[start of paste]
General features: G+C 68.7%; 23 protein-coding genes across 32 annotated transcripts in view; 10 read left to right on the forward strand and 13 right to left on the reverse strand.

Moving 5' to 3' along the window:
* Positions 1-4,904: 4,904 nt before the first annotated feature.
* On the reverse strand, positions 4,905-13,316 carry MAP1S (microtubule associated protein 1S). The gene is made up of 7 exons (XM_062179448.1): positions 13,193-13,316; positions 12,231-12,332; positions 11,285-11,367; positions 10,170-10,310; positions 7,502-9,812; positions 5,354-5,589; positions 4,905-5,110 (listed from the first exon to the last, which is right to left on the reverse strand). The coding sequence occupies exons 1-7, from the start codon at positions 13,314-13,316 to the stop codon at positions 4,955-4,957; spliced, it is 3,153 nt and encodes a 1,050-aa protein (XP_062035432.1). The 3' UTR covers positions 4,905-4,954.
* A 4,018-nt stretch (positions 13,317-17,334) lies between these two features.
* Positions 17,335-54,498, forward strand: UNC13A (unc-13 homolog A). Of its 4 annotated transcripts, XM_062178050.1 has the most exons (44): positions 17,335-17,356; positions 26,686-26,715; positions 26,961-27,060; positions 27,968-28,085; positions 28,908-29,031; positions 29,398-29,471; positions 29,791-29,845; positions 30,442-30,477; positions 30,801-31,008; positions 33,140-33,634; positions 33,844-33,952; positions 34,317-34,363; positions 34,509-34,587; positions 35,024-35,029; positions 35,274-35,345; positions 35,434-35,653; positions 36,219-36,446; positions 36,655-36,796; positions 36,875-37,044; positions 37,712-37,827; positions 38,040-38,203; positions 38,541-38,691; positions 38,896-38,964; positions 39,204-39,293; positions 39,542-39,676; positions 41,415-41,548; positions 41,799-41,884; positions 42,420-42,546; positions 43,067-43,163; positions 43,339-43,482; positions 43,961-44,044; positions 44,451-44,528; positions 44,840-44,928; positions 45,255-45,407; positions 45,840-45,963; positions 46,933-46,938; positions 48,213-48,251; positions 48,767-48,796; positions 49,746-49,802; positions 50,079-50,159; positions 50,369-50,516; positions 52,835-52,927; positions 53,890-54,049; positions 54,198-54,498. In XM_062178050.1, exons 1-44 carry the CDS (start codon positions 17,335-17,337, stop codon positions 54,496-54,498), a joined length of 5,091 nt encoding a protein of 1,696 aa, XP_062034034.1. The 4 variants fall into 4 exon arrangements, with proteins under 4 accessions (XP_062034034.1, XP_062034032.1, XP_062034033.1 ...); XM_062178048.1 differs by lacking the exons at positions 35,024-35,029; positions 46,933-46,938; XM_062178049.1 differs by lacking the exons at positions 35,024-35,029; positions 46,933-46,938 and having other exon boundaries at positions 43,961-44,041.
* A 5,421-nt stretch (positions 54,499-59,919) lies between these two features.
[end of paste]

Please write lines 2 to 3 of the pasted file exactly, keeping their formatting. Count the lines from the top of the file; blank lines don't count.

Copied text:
Moving 5' to 3' along the window:
* Positions 1-4,904: 4,904 nt before the first annotated feature.